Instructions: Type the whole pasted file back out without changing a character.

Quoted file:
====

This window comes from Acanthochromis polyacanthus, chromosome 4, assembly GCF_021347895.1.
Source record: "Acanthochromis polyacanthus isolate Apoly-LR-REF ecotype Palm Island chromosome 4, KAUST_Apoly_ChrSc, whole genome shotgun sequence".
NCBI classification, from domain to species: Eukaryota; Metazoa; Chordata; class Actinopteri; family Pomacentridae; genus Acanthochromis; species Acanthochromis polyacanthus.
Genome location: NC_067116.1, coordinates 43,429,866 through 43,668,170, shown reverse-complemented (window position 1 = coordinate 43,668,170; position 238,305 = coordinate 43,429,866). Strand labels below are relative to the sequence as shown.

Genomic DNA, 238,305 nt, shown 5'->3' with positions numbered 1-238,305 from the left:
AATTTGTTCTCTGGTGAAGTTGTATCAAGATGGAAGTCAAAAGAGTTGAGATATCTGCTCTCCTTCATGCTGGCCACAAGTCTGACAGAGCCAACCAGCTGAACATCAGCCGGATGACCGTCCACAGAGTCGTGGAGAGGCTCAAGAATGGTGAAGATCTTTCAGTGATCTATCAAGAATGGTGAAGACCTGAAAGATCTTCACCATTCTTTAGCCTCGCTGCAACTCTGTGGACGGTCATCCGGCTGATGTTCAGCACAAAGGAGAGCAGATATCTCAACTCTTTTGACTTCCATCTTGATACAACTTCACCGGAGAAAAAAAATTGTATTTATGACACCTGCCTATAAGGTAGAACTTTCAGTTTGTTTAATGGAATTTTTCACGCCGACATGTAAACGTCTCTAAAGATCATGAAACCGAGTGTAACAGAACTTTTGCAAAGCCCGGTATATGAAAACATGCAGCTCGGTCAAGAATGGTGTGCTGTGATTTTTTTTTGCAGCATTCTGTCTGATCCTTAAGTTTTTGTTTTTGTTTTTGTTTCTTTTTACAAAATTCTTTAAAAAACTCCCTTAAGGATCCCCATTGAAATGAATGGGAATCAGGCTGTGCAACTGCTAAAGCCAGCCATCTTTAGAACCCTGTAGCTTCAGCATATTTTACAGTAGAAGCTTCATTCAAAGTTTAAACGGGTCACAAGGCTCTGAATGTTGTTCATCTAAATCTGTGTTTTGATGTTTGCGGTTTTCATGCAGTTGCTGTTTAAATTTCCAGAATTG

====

This window comes from Acanthochromis polyacanthus, chromosome 4, assembly GCF_021347895.1.
Source record: "Acanthochromis polyacanthus isolate Apoly-LR-REF ecotype Palm Island chromosome 4, KAUST_Apoly_ChrSc, whole genome shotgun sequence".
NCBI classification, from domain to species: Eukaryota; Metazoa; Chordata; class Actinopteri; family Pomacentridae; genus Acanthochromis; species Acanthochromis polyacanthus.
Genome location: NC_067116.1, coordinates 43,429,866 through 43,668,170, shown reverse-complemented (window position 1 = coordinate 43,668,170; position 238,305 = coordinate 43,429,866). Strand labels below are relative to the sequence as shown.

Genomic DNA, 238,305 nt, shown 5'->3' with positions numbered 1-238,305 from the left:
AATTTGTTCTCTGGTGAAGTTGTATCAAGATGGAAGTCAAAAGAGTTGAGATATCTGCTCTCCTTCATGCTGGCCACAAGTCTGACAGAGCCAACCAGCTGAACATCAGCCGGATGACCGTCCACAGAGTCGTGGAGAGGCTCAAGAATGGTGAAGATCTTTCAGTGATCTATCAAGAATGGTGAAGACCTGAAAGATCTTCACCATTCTTTAGCCTCGCTGCAACTCTGTGGACGGTCATCCGGCTGATGTTCAGCACAAAGGAGAGCAGATATCTCAACTCTTTTGACTTCCATCTTGATACAACTTCACCGGAGAAAAAAAATTGTATTTATGACACCTGCCTATAAGGTAGAACTTTCAGTTTGTTTAATGGAATTTTTCACGCCGACATGTAAACGTCTCTAAAGATCATGAAACCGAGTGTAACAGAACTTTTGCAAAGCCCGGTATATGAAAACATGCAGCTCGGTCAAGAATGGTGTGCTGTGATTTTTTTTTGCAGCATTCTGTCTGATCCTTAAGTTTTTGTTTTTGTTTTTGTTTCTTTTTACAAAATTCTTTAAAAAACTCCCTTAAGGATCCCCATTGAAATGAATGGGAATCAGGCTGTGCAACTGCTAAAGCCAGCCATCTTTAGAACCCTGTAGCTTCAGCATATTTTACAGTAGAAGCTTCATTCAAAGTTTAAACGGGTCACAAGGCTCTGAATGTTGTTCATCTAAATCTGTGTTTTGATGTTTGCGGTTTTCATGCAGTTGCTGTTTAAATTTCCAGAATTG